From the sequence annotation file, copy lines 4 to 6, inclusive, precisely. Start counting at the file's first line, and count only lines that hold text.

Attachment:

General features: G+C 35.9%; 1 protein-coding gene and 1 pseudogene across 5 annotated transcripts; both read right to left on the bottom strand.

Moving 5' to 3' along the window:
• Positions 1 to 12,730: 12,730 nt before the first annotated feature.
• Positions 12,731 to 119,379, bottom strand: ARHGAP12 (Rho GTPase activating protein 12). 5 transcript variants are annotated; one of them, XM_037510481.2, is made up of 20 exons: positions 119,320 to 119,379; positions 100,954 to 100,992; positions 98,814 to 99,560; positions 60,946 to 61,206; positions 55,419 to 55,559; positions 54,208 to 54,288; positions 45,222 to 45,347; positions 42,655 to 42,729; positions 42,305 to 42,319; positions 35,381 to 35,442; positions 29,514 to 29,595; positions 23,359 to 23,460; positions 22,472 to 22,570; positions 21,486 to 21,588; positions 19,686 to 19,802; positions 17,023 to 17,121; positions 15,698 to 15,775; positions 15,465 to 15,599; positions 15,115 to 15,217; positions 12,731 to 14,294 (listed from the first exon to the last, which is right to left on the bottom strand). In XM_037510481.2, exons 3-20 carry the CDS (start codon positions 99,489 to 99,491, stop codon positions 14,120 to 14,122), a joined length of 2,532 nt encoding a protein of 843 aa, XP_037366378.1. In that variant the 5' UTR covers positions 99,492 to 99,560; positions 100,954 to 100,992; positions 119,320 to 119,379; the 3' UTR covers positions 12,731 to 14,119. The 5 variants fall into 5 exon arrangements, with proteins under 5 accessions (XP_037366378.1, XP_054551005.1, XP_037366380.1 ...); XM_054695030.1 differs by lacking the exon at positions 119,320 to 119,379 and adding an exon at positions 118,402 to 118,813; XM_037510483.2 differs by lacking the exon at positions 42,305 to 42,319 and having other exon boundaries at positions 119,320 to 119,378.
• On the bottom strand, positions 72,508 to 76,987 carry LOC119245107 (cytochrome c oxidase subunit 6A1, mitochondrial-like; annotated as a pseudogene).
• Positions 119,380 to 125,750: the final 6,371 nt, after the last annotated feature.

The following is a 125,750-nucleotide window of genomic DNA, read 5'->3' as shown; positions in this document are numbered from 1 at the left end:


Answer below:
• Positions 12,731 to 119,379, bottom strand: ARHGAP12 (Rho GTPase activating protein 12). 5 transcript variants are annotated; one of them, XM_037510481.2, is made up of 20 exons: positions 119,320 to 119,379; positions 100,954 to 100,992; positions 98,814 to 99,560; positions 60,946 to 61,206; positions 55,419 to 55,559; positions 54,208 to 54,288; positions 45,222 to 45,347; positions 42,655 to 42,729; positions 42,305 to 42,319; positions 35,381 to 35,442; positions 29,514 to 29,595; positions 23,359 to 23,460; positions 22,472 to 22,570; positions 21,486 to 21,588; positions 19,686 to 19,802; positions 17,023 to 17,121; positions 15,698 to 15,775; positions 15,465 to 15,599; positions 15,115 to 15,217; positions 12,731 to 14,294 (listed from the first exon to the last, which is right to left on the bottom strand). In XM_037510481.2, exons 3-20 carry the CDS (start codon positions 99,489 to 99,491, stop codon positions 14,120 to 14,122), a joined length of 2,532 nt encoding a protein of 843 aa, XP_037366378.1. In that variant the 5' UTR covers positions 99,492 to 99,560; positions 100,954 to 100,992; positions 119,320 to 119,379; the 3' UTR covers positions 12,731 to 14,119. The 5 variants fall into 5 exon arrangements, with proteins under 5 accessions (XP_037366378.1, XP_054551005.1, XP_037366380.1 ...); XM_054695030.1 differs by lacking the exon at positions 119,320 to 119,379 and adding an exon at positions 118,402 to 118,813; XM_037510483.2 differs by lacking the exon at positions 42,305 to 42,319 and having other exon boundaries at positions 119,320 to 119,378.
• On the bottom strand, positions 72,508 to 76,987 carry LOC119245107 (cytochrome c oxidase subunit 6A1, mitochondrial-like; annotated as a pseudogene).
• Positions 119,380 to 125,750: the final 6,371 nt, after the last annotated feature.